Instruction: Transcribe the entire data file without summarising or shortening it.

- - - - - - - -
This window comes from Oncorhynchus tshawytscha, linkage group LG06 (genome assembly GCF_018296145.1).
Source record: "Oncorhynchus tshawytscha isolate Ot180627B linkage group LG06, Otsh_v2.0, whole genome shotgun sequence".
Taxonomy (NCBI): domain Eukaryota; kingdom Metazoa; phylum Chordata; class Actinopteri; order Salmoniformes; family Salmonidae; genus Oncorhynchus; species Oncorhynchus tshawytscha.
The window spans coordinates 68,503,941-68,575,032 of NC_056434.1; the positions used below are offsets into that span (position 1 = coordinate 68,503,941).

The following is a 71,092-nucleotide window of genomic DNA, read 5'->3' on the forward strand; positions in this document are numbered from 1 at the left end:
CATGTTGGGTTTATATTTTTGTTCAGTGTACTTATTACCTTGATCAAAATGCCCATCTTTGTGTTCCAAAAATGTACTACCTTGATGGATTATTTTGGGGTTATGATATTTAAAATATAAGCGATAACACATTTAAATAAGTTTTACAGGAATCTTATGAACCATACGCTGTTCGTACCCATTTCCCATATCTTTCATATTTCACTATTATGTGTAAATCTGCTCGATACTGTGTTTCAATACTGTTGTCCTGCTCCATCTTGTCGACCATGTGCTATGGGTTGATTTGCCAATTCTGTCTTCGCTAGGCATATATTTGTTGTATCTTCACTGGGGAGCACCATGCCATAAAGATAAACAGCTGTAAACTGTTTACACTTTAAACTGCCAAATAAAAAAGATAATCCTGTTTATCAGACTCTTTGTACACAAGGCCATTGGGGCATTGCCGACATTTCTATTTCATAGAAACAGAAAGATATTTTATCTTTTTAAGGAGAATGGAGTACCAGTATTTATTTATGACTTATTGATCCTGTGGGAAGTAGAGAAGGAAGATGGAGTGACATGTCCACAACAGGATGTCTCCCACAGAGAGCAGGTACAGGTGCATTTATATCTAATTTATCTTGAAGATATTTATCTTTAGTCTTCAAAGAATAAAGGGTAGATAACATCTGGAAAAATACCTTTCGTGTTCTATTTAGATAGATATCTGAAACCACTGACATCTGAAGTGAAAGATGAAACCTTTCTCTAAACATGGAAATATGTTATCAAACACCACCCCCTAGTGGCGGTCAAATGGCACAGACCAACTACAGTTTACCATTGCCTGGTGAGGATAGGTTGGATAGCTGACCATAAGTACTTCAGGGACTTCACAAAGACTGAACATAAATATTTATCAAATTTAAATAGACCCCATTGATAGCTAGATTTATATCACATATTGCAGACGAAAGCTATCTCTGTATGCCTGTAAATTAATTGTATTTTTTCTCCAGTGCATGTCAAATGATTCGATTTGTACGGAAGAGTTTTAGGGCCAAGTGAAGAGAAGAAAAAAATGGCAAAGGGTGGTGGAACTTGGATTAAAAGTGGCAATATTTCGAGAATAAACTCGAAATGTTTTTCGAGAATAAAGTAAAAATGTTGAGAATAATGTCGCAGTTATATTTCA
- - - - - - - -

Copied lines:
This window comes from Oncorhynchus tshawytscha, linkage group LG06 (genome assembly GCF_018296145.1).
Source record: "Oncorhynchus tshawytscha isolate Ot180627B linkage group LG06, Otsh_v2.0, whole genome shotgun sequence".
Taxonomy (NCBI): domain Eukaryota; kingdom Metazoa; phylum Chordata; class Actinopteri; order Salmoniformes; family Salmonidae; genus Oncorhynchus; species Oncorhynchus tshawytscha.
The window spans coordinates 68,503,941-68,575,032 of NC_056434.1; the positions used below are offsets into that span (position 1 = coordinate 68,503,941).

The following is a 71,092-nucleotide window of genomic DNA, read 5'->3' on the forward strand; positions in this document are numbered from 1 at the left end:
CATGTTGGGTTTATATTTTTGTTCAGTGTACTTATTACCTTGATCAAAATGCCCATCTTTGTGTTCCAAAAATGTACTACCTTGATGGATTATTTTGGGGTTATGATATTTAAAATATAAGCGATAACACATTTAAATAAGTTTTACAGGAATCTTATGAACCATACGCTGTTCGTACCCATTTCCCATATCTTTCATATTTCACTATTATGTGTAAATCTGCTCGATACTGTGTTTCAATACTGTTGTCCTGCTCCATCTTGTCGACCATGTGCTATGGGTTGATTTGCCAATTCTGTCTTCGCTAGGCATATATTTGTTGTATCTTCACTGGGGAGCACCATGCCATAAAGATAAACAGCTGTAAACTGTTTACACTTTAAACTGCCAAATAAAAAAGATAATCCTGTTTATCAGACTCTTTGTACACAAGGCCATTGGGGCATTGCCGACATTTCTATTTCATAGAAACAGAAAGATATTTTATCTTTTTAAGGAGAATGGAGTACCAGTATTTATTTATGACTTATTGATCCTGTGGGAAGTAGAGAAGGAAGATGGAGTGACATGTCCACAACAGGATGTCTCCCACAGAGAGCAGGTACAGGTGCATTTATATCTAATTTATCTTGAAGATATTTATCTTTAGTCTTCAAAGAATAAAGGGTAGATAACATCTGGAAAAATACCTTTCGTGTTCTATTTAGATAGATATCTGAAACCACTGACATCTGAAGTGAAAGATGAAACCTTTCTCTAAACATGGAAATATGTTATCAAACACCACCCCCTAGTGGCGGTCAAATGGCACAGACCAACTACAGTTTACCATTGCCTGGTGAGGATAGGTTGGATAGCTGACCATAAGTACTTCAGGGACTTCACAAAGACTGAACATAAATATTTATCAAATTTAAATAGACCCCATTGATAGCTAGATTTATATCACATATTGCAGACGAAAGCTATCTCTGTATGCCTGTAAATTAATTGTATTTTTTCTCCAGTGCATGTCAAATGATTCGATTTGTACGGAAGAGTTTTAGGGCCAAGTGAAGAGAAGAAAAAAATGGCAAAGGGTGGTGGAACTTGGATTAAAAGTGGCAATATTTCGAGAATAAACTCGAAATGTTTTTCGAGAATAAAGTAAAAATGTTGAGAATAATGTCGCAGTTATATTTCA